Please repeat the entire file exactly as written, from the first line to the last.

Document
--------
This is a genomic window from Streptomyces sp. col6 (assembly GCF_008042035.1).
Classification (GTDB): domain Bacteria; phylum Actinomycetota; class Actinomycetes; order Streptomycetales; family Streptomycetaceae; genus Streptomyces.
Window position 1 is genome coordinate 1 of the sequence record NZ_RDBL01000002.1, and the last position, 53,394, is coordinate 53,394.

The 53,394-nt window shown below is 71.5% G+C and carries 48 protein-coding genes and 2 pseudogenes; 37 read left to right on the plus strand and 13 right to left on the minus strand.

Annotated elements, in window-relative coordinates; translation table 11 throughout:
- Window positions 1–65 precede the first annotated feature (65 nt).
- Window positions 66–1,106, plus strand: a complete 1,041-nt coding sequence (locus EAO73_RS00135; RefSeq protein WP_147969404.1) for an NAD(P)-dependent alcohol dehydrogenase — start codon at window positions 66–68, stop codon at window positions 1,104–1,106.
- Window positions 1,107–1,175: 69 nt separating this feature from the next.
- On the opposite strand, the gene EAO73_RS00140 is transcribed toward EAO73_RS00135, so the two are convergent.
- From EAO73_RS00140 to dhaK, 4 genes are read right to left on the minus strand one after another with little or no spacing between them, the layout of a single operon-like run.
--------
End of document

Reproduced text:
This is a genomic window from Streptomyces sp. col6 (assembly GCF_008042035.1).
Classification (GTDB): domain Bacteria; phylum Actinomycetota; class Actinomycetes; order Streptomycetales; family Streptomycetaceae; genus Streptomyces.
Window position 1 is genome coordinate 1 of the sequence record NZ_RDBL01000002.1, and the last position, 53,394, is coordinate 53,394.

The 53,394-nt window shown below is 71.5% G+C and carries 48 protein-coding genes and 2 pseudogenes; 37 read left to right on the plus strand and 13 right to left on the minus strand.

Annotated elements, in window-relative coordinates; translation table 11 throughout:
- Window positions 1–65 precede the first annotated feature (65 nt).
- Window positions 66–1,106, plus strand: a complete 1,041-nt coding sequence (locus EAO73_RS00135; RefSeq protein WP_147969404.1) for an NAD(P)-dependent alcohol dehydrogenase — start codon at window positions 66–68, stop codon at window positions 1,104–1,106.
- Window positions 1,107–1,175: 69 nt separating this feature from the next.
- On the opposite strand, the gene EAO73_RS00140 is transcribed toward EAO73_RS00135, so the two are convergent.
- From EAO73_RS00140 to dhaK, 4 genes are read right to left on the minus strand one after another with little or no spacing between them, the layout of a single operon-like run.